Contagious Diseases that Spread in Daycare Centers
The contagious diseases that spread in daycare centers are well known. That’s why many parents worry about their children’s exposure and vulnerability to viruses during this stage.
It’s normal for children to suffer from colds, bronchitis, otitis or laryngitis when they first begin daycare. Yet this shouldn’t worry you, as it’s a natural process that helps children build their immune systems.
A child’s immune system is activated when faced with the stimuli of infectious agents, such as bacteria and viruses. This makes the child’s defenses stronger and, in the event of subsequent contact with the same pathogen, awakens his immunological “memory.”
It’s very normal for a child to get sick at a daycare center, but this will make his body cope better with viruses and bacteria.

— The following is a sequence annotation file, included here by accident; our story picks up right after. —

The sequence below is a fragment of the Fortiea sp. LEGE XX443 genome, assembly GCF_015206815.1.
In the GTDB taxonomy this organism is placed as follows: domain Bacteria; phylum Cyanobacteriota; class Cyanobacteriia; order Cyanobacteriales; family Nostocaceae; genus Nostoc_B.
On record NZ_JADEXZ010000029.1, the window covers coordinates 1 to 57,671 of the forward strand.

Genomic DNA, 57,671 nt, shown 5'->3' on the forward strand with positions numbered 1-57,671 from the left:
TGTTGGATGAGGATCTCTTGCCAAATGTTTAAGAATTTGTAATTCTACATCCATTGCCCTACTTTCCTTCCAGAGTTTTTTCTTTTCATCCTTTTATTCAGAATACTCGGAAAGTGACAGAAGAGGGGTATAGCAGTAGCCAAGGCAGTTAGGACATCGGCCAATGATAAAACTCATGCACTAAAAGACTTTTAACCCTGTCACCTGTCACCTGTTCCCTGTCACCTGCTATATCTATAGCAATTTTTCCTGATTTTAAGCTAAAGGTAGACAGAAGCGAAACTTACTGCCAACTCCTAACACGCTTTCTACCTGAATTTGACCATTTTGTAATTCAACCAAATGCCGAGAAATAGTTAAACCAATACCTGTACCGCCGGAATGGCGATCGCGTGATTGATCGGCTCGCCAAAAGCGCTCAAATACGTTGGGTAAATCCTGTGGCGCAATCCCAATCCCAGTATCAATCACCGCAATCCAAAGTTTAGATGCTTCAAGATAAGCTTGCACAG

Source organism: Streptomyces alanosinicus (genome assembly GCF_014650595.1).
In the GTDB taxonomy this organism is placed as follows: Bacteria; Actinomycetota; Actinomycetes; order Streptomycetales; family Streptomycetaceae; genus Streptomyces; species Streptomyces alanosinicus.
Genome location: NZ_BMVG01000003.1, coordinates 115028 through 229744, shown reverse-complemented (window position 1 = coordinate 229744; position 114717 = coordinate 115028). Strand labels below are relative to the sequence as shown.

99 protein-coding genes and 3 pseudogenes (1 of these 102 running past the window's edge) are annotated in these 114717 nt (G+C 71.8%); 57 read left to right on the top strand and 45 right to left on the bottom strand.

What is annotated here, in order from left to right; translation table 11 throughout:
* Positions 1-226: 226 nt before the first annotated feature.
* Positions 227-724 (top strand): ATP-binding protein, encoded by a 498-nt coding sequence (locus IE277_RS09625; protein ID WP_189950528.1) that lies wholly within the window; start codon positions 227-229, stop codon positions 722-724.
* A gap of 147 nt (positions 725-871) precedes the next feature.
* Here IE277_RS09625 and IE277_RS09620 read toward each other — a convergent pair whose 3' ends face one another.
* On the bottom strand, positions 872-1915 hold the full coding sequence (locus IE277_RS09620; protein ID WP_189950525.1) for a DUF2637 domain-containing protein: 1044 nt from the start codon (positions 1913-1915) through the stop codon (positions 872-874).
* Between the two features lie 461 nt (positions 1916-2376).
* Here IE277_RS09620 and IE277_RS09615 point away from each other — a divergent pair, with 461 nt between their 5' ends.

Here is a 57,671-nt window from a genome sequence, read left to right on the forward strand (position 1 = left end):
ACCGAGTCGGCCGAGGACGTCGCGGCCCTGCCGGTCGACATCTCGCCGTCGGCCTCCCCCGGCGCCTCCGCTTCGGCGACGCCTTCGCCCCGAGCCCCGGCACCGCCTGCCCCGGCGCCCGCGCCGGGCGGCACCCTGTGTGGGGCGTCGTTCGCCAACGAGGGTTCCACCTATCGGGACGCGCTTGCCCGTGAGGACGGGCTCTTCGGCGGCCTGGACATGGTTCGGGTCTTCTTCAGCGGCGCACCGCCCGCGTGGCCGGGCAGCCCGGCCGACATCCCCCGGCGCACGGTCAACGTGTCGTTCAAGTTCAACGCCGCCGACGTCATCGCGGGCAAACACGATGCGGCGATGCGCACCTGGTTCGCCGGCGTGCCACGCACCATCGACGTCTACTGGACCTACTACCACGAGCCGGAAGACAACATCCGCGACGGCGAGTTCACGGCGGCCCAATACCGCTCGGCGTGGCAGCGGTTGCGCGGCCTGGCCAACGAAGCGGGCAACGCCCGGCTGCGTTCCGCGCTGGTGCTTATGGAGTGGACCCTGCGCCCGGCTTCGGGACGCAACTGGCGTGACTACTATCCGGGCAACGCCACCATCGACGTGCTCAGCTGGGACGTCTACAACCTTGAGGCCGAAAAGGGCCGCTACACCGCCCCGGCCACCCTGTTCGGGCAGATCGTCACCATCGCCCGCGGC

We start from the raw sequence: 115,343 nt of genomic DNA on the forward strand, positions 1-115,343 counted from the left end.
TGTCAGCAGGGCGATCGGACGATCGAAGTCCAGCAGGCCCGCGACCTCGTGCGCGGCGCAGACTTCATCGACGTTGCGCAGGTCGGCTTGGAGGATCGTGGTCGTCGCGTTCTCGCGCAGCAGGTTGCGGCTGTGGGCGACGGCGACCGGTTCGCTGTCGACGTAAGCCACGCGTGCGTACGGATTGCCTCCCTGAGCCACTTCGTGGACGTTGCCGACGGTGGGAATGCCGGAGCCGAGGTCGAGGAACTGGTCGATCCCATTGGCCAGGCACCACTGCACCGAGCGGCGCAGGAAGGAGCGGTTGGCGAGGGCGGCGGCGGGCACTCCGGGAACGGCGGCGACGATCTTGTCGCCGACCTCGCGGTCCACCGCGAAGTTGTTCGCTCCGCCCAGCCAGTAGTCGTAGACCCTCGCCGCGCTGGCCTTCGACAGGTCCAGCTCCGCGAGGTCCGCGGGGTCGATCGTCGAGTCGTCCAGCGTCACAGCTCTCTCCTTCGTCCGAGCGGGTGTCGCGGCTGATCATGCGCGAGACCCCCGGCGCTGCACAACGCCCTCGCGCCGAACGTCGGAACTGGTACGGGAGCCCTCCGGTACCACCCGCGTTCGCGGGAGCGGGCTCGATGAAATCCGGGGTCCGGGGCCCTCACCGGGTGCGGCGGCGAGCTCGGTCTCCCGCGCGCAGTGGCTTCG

If the child first has a cold and then laryngitis, it’s a sign that her immune system works correctly.
Children are exposed to several types of diseases that spread in daycare centers, so we must be very attentive and informed about each of them.
Children who attend daycare centers from a young age suffer from gastroenteritis before those who stay at home, but they develop fewer of these infections during the preschool years.
6 Diseases that spread in daycare centers
Roseola, the “sixth disease”
The roseola or sudden rash was discovered after the five exanthematous diseases (measles, scarlet fever, rubella, varicella and megaloeritema). So it’s also known as the “sixth disease.”
It begins with a very high fever, followed by a skin rash that first appears on the torso and expands toward the extremities.
These small pink spots don’t sting and remain on the skin for 3 to 7 days, during which time the fever decreases. All of this is accompanied by nasal mucus, a sore throat and redness of the eyes.
The disease usually ends without complications.
Among the diseases that are spread throughout daycare centers are ear infections. Otitis is inflammation of the middle ear, which is usually caused by a previous respiratory infection due to the accumulation of mucus.